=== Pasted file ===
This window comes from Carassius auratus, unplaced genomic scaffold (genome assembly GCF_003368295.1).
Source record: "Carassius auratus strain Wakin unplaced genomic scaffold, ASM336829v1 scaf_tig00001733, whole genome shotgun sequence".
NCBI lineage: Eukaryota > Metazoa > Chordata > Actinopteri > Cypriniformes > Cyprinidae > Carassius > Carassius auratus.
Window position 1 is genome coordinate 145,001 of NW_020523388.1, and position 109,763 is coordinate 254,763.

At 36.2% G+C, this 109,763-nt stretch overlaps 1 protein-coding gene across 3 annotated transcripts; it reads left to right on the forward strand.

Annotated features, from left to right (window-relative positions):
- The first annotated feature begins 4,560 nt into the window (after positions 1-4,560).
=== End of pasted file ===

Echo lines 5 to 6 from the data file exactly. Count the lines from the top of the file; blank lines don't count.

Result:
At 36.2% G+C, this 109,763-nt stretch overlaps 1 protein-coding gene across 3 annotated transcripts; it reads left to right on the forward strand.

Annotated features, from left to right (window-relative positions):